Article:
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The Plight of The Working Class Band

Lacey
© 2013 Karina Lyburn Photography

You can’t begrudge anyone having privileged start in life, but when you roll up to a venue in your knackered death-trap of a former Royal Mail delivery van which you’ve been crammed into along with all of your gear and your flatulent guitarist for the past agonizing 5 hours and you see the fresh-faced support act, barely out of school, unloading a drum kit worth more than your van from their dad-bought dad-driven spacious tourbus complete with XBox, it can be hard to not to feel a nauseating mixture of envy and rage in your stomach. They make it look so easy, and happily for them, it’s all kind of fallen into place; they get to pursue their passion for music without the black cloud of financial ruin that follows the rest of us around. You on the other hand, have had to take the day off of work to drive 200 miles in a van that you paid for, with the amps you took a loan out for, the guitars that you’re still paying off 18 months later, and the merch that you had to borrow money from your girlfriend to have made, all to play in some dive club for 45 minutes before you take the 5 hour drive back home. On paper it makes no sense at all, but what have you got in common with the kids whose parents were fortunate enough to be able to abide their children’s ambition and desire create music? You love making music, you love being in a band and you love being on stage, and you’ll do whatever it takes to get yourselves noticed in the hope that it leads to something bigger, and that’s why you do it. The only difference is your ass is broke, and you’re at work first thing in the morning.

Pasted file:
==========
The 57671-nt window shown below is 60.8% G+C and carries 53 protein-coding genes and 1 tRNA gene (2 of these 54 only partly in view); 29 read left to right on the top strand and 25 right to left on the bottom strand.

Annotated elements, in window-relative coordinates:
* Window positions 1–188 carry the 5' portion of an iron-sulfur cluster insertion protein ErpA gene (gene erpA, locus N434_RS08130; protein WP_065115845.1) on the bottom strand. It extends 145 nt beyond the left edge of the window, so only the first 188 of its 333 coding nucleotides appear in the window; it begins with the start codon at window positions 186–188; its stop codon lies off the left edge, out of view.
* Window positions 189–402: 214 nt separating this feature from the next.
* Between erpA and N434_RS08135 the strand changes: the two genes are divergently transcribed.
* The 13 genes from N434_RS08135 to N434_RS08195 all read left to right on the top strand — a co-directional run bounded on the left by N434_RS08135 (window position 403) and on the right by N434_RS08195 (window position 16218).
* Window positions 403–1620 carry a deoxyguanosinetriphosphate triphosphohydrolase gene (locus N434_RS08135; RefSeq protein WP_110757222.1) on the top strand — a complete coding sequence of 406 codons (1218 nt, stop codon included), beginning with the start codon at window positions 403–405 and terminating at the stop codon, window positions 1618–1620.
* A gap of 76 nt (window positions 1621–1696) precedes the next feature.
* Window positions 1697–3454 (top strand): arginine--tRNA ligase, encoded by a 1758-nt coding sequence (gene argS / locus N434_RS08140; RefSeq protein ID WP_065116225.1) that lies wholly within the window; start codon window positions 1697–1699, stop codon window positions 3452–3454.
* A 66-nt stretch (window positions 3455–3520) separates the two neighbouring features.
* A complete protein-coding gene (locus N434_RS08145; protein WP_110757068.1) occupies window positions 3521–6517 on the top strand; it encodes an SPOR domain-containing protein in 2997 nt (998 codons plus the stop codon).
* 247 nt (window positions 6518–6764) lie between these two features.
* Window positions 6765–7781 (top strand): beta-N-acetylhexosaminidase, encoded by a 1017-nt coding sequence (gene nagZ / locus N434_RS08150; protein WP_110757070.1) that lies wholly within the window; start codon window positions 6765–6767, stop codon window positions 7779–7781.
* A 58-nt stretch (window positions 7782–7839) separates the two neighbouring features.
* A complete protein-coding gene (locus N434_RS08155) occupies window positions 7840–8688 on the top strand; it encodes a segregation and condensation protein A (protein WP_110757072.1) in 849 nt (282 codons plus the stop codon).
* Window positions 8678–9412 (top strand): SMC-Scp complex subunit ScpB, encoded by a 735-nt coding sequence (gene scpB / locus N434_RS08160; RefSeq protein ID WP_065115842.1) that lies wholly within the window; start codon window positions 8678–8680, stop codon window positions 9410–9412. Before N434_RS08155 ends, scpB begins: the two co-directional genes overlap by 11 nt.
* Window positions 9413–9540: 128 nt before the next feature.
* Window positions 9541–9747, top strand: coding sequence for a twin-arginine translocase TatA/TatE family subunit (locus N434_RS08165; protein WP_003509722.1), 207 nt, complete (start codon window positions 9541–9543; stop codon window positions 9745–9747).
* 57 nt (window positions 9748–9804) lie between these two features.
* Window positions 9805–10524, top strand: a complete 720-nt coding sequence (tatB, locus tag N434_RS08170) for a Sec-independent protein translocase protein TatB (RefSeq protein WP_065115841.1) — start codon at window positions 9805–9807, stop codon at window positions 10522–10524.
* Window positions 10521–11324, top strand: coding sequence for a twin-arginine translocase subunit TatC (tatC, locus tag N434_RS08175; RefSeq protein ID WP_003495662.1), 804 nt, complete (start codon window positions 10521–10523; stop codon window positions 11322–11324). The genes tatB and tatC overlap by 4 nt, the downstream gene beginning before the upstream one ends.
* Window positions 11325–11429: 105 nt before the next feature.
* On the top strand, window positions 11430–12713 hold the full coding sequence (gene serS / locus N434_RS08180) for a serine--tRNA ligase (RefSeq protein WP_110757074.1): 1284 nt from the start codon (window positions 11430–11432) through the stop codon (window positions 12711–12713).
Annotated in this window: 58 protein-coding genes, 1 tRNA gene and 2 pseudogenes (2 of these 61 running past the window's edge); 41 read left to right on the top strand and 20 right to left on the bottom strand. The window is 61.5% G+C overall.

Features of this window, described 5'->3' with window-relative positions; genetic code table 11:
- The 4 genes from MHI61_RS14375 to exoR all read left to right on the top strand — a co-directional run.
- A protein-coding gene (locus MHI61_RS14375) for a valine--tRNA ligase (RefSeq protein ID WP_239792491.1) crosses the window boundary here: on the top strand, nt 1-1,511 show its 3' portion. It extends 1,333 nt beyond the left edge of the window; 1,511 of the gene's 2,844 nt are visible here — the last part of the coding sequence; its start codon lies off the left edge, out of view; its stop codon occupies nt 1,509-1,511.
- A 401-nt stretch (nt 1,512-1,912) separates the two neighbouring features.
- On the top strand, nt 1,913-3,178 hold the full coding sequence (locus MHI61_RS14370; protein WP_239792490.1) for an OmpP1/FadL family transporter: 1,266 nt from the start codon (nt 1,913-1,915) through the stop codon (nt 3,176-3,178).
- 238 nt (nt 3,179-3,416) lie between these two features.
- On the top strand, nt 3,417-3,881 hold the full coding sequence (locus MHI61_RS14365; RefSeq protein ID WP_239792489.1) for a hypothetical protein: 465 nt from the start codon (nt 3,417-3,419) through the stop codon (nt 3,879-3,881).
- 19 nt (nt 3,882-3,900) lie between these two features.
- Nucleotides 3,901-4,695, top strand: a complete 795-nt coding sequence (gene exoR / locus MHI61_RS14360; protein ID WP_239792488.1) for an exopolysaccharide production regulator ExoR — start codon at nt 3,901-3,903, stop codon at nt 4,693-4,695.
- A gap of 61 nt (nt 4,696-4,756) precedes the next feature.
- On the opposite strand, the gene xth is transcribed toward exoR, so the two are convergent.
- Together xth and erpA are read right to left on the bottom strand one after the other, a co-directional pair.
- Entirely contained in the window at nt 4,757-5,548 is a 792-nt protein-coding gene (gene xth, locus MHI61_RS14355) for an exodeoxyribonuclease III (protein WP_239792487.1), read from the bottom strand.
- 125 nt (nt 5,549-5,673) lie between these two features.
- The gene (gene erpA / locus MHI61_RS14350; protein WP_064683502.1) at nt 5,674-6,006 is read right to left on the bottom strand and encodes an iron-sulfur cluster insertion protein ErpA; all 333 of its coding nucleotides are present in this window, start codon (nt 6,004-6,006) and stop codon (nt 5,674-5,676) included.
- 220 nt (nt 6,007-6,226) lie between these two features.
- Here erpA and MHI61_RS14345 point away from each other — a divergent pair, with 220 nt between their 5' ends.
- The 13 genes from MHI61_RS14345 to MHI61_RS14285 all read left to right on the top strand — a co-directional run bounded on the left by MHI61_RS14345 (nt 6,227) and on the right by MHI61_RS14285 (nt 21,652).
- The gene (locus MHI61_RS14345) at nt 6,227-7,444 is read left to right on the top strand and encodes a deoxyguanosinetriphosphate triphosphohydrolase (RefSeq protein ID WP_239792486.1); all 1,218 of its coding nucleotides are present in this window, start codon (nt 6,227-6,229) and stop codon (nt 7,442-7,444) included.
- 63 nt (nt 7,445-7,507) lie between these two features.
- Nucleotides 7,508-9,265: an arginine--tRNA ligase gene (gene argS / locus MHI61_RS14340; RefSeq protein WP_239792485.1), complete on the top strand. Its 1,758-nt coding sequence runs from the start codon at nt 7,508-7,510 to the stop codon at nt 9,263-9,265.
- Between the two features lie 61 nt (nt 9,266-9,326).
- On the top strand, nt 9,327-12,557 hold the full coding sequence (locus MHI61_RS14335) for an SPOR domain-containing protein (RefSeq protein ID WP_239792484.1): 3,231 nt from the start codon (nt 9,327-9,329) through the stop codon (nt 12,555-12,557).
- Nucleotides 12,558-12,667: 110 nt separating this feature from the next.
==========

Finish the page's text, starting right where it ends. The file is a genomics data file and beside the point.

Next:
So how do you do it? How do you balance work and being in a band? In our band we are lucky enough to each have a job where our employers are aware of what we do with the band outside of work, and allow us a certain amount of leeway when it comes to block-booking holidays for a tour, starting early to finish early so you can make a soundcheck, and on occasion not being able to make it in at all because your piece-of-crap Royal Mail van broke down on the way home from Glasgow. Communication is key. Even the sternest of bosses will usually support you if you talk to them about the importance of your band and your ambition. Hell, they’ll probably even be gunning for you and want to help you out, if only to convince themselves that they’ve still got some kind of connection to their rock and roll youth which escaped them once they started carrying a briefcase and working for ‘the man’. If you don’t talk to your employers about what you do and stress the importance of it, and you have no genuine excuse for sloping off early or needing a day off at short notice because you’ve been offered a show with a huge band, then you can’t expect them to accommodate you or understand.

But why work at all? Why even risk not being able to make a show supporting a huge band? Why not just quit and focus on being in a band? Because you need money to be in a band, silly. How much? Well that depends. A friend of mine, a singer in a successful international band, once told me that he was $20,000 in debt before his band got signed, all from funding his passion for years. You need money to pay for guitars, strings, amps, drums, transport, petrol, rehearsal space, recording time, petrol, merchandise, CD manufacturing, design, petrol, and petrol (you’ll be driving a lot). All of this does not come cheap, and you will find that it adds up. Want to go on tour? That’s going to cost you. Hiring a van, a trailer for your gear, cases for your gear, petrol, merchandise, CD’s, and food will all add up. Want to record an album? That too is going to cost you. Transport to the studio with your gear, accommodation, producer, engineer, mastering will also add up. It’s a frightening list, and the kind of bar tab that even Jay-Z would balk at, but fear not – if you’re hardworking, and more importantly, if you’re good, it’ll all be worth it in the end.